Immigration Health Surcharge for Migrants

Foreigners applying for more than six months visas will have to pay an immigration health surcharge as of the 6 April 2015 on, as part of UK’s government efforts to make migrants contribute to the financing of the NHS healthcare system.


Non-EEA nationals who apply to come to the UK to work, study or join family for more than 6 months will pay the health surcharge as part of their application process. It will also be paid by non-EEA nationals who are already in the UK and apply to extend their stay.

The surcharge is set at £200 per year and £150 per year for students, with dependents generally paying the same amount as the main applicant.

The amount payable will cover the entire period of permission to stay. For example, a person coming to the UK as a sponsored skilled migrant or renewing their work visa for three years, will be required to pay the charge in full for the three year period at the point of application for their visa. Such individuals would pay £600 on top of the visa application costs.

Tom Cruise in the famous scene of the movie Jerry MCGuire, just about to shout "show me the money"
Tom Cruise in the famous scene of the movie Jerry MCGuire, just about to shout “show me the money”

Some exemptions to this rule will apply. Interestingly, Australian and New Zealand nationals will be exempt of the charge. Migreat has listed the general exemptions below.

Cutting access to healthcare for migrants?

The Home Office states in public communication that “those who pay the surcharge will be able to access the National Health Service (NHS) in the same way as a permanent UK resident.”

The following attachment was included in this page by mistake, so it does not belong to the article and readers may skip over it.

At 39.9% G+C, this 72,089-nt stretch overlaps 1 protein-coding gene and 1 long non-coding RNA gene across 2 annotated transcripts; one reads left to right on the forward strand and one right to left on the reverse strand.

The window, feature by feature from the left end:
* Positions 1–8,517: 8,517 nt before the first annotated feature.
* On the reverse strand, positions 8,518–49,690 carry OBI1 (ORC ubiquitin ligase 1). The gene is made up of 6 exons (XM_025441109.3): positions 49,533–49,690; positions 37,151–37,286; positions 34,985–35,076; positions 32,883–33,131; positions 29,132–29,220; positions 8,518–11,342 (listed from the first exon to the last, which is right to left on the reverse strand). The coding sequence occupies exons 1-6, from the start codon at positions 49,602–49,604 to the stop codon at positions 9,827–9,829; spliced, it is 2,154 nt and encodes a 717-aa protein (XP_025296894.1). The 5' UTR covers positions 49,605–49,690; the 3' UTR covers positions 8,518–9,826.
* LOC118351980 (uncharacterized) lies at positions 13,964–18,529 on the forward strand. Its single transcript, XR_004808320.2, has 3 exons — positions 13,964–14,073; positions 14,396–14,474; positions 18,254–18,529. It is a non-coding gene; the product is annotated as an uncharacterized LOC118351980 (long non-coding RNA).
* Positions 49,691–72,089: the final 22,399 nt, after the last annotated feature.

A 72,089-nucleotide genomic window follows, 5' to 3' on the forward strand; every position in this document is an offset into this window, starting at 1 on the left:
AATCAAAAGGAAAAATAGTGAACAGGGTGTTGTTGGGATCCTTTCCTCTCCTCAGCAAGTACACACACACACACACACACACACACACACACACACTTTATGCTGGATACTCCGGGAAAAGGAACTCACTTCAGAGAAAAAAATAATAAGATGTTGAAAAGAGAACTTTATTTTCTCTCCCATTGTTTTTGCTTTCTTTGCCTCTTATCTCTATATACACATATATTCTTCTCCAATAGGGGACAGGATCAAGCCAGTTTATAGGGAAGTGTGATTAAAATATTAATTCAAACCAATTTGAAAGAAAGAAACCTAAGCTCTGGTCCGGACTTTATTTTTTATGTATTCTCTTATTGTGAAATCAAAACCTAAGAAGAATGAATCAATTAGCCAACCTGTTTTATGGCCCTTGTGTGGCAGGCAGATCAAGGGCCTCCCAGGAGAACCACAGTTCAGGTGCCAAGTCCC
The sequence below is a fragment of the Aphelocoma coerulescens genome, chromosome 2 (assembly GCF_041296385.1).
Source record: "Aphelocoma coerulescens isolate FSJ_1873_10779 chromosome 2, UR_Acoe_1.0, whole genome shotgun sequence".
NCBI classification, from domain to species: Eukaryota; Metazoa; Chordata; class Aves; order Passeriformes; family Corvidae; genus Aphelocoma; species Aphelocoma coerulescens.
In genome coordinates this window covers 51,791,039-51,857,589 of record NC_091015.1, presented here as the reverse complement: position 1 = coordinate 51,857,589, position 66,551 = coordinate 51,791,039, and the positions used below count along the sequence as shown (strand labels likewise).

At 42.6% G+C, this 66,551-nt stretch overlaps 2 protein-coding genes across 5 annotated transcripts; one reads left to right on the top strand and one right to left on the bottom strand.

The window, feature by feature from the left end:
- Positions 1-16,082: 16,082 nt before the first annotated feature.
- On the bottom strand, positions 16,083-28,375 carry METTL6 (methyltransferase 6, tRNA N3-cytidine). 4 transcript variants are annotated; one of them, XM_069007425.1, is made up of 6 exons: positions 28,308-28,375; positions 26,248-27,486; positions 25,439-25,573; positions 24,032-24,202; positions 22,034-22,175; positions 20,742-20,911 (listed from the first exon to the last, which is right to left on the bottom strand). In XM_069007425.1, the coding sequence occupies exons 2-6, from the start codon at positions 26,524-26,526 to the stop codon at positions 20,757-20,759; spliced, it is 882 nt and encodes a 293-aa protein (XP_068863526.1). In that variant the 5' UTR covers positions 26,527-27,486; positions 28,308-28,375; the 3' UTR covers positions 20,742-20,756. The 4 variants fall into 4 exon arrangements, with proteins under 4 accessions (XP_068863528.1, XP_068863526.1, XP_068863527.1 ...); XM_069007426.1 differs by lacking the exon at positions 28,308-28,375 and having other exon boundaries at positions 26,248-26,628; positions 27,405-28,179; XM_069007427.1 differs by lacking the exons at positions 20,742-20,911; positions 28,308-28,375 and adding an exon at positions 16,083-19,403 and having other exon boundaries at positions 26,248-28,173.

The UK Government has taken steps to ensure that temporary migrants coming to live in the UK make a proportionate financial contribution to the cost of their healthcare, as part of a wider reform programme led by the Department of Health, stated in the Immigration Act 2014.

It’s estimated that the surcharge will raise £200 million a year, £1.7 billion towards the running of the NHS over the next ten years.

In 2011-12, the NHS officially spent £12m, or 0.01 per cent of the health service’s £109bn annual budget, on foreigners health.  The number is small because immigrants tend to be younger and more economically active than natives – thus less requiring NHS services.


The surcharge will not apply to visitors, such as tourists or those coming to the UK for less than 6 months, or to EEA nationals residing in the UK. Tier 2 – intra-company transfer migrants and their dependents are also exempt.

Tier 2 inter-company transfers, Australian and New Zealand nationals must still complete the process through the surcharge web site. They will be informed the payment is nil but receive a unique surcharge reference number. This number is needed for their immigration application to confirm their exemption from the surcharge.

Detail on the surcharge regulations is available online.

Customer guidance on the surcharge will be published on UK.GOV website on 6 April.

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